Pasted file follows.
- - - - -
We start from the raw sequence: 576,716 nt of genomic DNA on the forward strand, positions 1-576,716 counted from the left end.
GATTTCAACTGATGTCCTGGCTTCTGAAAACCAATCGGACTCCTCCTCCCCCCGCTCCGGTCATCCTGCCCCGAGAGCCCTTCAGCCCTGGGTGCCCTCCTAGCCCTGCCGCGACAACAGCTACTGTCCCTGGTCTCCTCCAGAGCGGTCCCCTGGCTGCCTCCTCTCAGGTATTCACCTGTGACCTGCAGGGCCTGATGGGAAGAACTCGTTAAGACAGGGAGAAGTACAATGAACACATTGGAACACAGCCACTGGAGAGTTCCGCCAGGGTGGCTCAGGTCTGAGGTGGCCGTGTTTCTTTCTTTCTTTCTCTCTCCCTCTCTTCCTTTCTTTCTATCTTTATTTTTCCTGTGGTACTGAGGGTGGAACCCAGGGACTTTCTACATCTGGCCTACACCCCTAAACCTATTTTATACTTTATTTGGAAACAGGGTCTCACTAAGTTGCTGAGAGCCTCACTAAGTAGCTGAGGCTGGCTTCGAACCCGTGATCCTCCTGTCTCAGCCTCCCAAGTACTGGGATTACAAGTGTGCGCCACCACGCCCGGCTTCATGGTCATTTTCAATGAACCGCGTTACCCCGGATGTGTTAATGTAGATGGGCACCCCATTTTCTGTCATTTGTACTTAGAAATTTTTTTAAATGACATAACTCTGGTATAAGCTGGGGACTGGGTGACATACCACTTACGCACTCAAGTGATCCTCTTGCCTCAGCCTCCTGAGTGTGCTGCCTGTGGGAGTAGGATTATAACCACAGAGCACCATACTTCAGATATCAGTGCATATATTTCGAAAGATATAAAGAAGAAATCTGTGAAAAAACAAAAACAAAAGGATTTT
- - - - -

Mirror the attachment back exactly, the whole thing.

We start from the raw sequence: 576,716 nt of genomic DNA on the forward strand, positions 1-576,716 counted from the left end.
GATTTCAACTGATGTCCTGGCTTCTGAAAACCAATCGGACTCCTCCTCCCCCCGCTCCGGTCATCCTGCCCCGAGAGCCCTTCAGCCCTGGGTGCCCTCCTAGCCCTGCCGCGACAACAGCTACTGTCCCTGGTCTCCTCCAGAGCGGTCCCCTGGCTGCCTCCTCTCAGGTATTCACCTGTGACCTGCAGGGCCTGATGGGAAGAACTCGTTAAGACAGGGAGAAGTACAATGAACACATTGGAACACAGCCACTGGAGAGTTCCGCCAGGGTGGCTCAGGTCTGAGGTGGCCGTGTTTCTTTCTTTCTTTCTCTCTCCCTCTCTTCCTTTCTTTCTATCTTTATTTTTCCTGTGGTACTGAGGGTGGAACCCAGGGACTTTCTACATCTGGCCTACACCCCTAAACCTATTTTATACTTTATTTGGAAACAGGGTCTCACTAAGTTGCTGAGAGCCTCACTAAGTAGCTGAGGCTGGCTTCGAACCCGTGATCCTCCTGTCTCAGCCTCCCAAGTACTGGGATTACAAGTGTGCGCCACCACGCCCGGCTTCATGGTCATTTTCAATGAACCGCGTTACCCCGGATGTGTTAATGTAGATGGGCACCCCATTTTCTGTCATTTGTACTTAGAAATTTTTTTAAATGACATAACTCTGGTATAAGCTGGGGACTGGGTGACATACCACTTACGCACTCAAGTGATCCTCTTGCCTCAGCCTCCTGAGTGTGCTGCCTGTGGGAGTAGGATTATAACCACAGAGCACCATACTTCAGATATCAGTGCATATATTTCGAAAGATATAAAGAAGAAATCTGTGAAAAAACAAAAACAAAAGGATTTT